The suppliers listed in your recruiting packet are accepted by discerning reenactors as those producing the highest quality reproduction items available today. They have been selected by the Advisory Panel as those that offer the highest quality and most authentically produced items sold. This is not a list of every sutler who makes reproduction items and is not intended to be. It is intended to help you cut through the bad to find the good. If you have questions about a sutler not listed, please contact members of the unit before making a purchase. While it may be a reputable company, we may know something you don't and visa versa. Don't be afraid to ask.
The complete uniform, equipage, and musket may cost as much as $1,000-$1,500. While we realize that most recruits can't afford to buy everything at once, please try to purchase the clothing first. It should be noted that some of the preferred sources are more expensive than others. We urge you to consider these makers as they will provide a top quality, authentic reproduction that will help make your impression top notch, almost an intangible feeling you will realize only when you attend your first reenactment or when you compare your purchase to originals. Also consider this. It is cheaper in the long run to invest in quality first rather than replace or upgrade later.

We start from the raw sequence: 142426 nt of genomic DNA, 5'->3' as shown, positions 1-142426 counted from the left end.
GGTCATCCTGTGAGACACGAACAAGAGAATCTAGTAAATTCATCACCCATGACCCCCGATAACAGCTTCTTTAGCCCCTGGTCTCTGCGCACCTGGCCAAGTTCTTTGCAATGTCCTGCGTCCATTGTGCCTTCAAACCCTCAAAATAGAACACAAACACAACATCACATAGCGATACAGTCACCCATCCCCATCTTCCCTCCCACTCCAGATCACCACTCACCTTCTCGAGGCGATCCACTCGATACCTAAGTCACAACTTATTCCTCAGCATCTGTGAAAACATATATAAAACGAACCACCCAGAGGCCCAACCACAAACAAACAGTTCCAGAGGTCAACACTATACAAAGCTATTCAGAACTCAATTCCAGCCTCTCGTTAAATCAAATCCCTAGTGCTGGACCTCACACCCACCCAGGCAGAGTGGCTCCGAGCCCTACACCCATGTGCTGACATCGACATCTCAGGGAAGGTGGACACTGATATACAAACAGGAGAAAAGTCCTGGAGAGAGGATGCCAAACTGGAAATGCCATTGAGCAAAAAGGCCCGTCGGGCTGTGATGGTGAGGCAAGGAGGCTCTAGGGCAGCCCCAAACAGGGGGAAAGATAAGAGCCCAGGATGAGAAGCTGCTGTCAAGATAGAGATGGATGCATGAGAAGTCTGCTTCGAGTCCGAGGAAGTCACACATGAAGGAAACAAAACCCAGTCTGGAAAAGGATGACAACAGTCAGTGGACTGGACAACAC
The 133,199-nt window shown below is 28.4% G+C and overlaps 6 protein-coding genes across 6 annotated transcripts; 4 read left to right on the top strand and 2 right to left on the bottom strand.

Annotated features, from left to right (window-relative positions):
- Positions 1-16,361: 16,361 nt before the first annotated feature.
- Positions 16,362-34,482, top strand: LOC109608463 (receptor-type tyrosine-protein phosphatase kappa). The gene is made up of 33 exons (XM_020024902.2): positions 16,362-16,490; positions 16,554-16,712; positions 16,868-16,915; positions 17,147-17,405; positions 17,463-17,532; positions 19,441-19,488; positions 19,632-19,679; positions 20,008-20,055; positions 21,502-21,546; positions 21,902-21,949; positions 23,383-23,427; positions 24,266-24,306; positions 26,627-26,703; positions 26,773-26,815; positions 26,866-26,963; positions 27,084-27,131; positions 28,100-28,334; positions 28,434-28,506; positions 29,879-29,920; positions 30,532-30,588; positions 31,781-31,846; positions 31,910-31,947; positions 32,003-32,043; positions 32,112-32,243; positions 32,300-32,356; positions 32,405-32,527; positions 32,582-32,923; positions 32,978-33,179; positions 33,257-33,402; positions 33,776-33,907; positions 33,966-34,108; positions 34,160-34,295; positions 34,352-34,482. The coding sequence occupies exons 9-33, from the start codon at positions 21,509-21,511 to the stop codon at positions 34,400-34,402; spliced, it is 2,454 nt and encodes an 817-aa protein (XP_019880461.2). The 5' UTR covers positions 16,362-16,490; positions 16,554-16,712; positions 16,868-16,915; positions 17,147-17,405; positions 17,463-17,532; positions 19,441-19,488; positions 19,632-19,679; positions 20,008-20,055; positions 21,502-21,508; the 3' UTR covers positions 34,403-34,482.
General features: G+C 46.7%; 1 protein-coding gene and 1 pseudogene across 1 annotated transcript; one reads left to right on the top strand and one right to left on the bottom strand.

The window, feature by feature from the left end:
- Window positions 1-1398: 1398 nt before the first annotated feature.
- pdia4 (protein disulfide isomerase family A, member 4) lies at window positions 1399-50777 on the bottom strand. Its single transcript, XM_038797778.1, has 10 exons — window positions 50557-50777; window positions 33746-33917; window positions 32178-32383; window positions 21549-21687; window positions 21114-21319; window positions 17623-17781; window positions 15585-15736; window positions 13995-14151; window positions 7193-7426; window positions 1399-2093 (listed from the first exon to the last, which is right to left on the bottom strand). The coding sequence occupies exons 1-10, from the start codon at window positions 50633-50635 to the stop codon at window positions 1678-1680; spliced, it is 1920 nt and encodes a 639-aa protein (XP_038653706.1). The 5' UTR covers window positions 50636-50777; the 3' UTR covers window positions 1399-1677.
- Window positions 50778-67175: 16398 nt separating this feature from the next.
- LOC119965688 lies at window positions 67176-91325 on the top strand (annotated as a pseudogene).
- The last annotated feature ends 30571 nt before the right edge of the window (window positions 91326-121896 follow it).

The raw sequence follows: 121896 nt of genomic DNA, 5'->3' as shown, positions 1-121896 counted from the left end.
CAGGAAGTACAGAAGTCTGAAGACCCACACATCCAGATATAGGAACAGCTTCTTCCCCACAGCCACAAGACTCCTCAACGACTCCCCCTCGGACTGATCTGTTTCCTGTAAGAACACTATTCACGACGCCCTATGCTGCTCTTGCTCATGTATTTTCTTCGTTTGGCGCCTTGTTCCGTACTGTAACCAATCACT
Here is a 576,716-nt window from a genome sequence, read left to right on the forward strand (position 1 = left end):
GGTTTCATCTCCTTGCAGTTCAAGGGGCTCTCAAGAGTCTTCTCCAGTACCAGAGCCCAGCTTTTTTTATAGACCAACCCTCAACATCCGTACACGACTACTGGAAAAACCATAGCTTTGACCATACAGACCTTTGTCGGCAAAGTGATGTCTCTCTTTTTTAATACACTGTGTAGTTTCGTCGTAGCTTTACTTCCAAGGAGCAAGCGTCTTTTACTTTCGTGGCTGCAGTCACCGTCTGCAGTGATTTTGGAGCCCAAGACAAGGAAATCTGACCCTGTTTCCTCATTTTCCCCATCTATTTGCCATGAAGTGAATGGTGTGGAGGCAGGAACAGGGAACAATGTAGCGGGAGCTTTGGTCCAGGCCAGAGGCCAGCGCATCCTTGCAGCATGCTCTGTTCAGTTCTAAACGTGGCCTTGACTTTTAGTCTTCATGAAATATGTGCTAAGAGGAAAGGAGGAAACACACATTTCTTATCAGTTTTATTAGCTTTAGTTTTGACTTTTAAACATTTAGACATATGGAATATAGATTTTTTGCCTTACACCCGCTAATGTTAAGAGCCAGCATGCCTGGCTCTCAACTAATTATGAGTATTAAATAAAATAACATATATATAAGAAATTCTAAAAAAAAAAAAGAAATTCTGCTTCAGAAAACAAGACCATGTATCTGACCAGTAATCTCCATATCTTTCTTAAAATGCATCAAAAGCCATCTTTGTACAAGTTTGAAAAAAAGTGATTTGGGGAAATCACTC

The Newsletter of the Ninth Pennsylvania Reserves: One of our best resources is our own membership. Articles here range from book reviews to news updates and the latest word on upcoming events. Read it and see.
The Watchdog: This is a newsletter published four times each year by veteran Civil War reenactors aimed at telling those of us in the hobby which reproduction items are good and which are not. Articles are well researched and cite original artifacts. This is really a great publication for anyone serious about learning how to improve their impression. The price is also quite modest.
The Civil War News: This newspaper, published monthly, has something for every reenactor or Civil War enthusiast. Articles range from preservation news to book reviews and reenactment updates and information on live firing and a large classified section.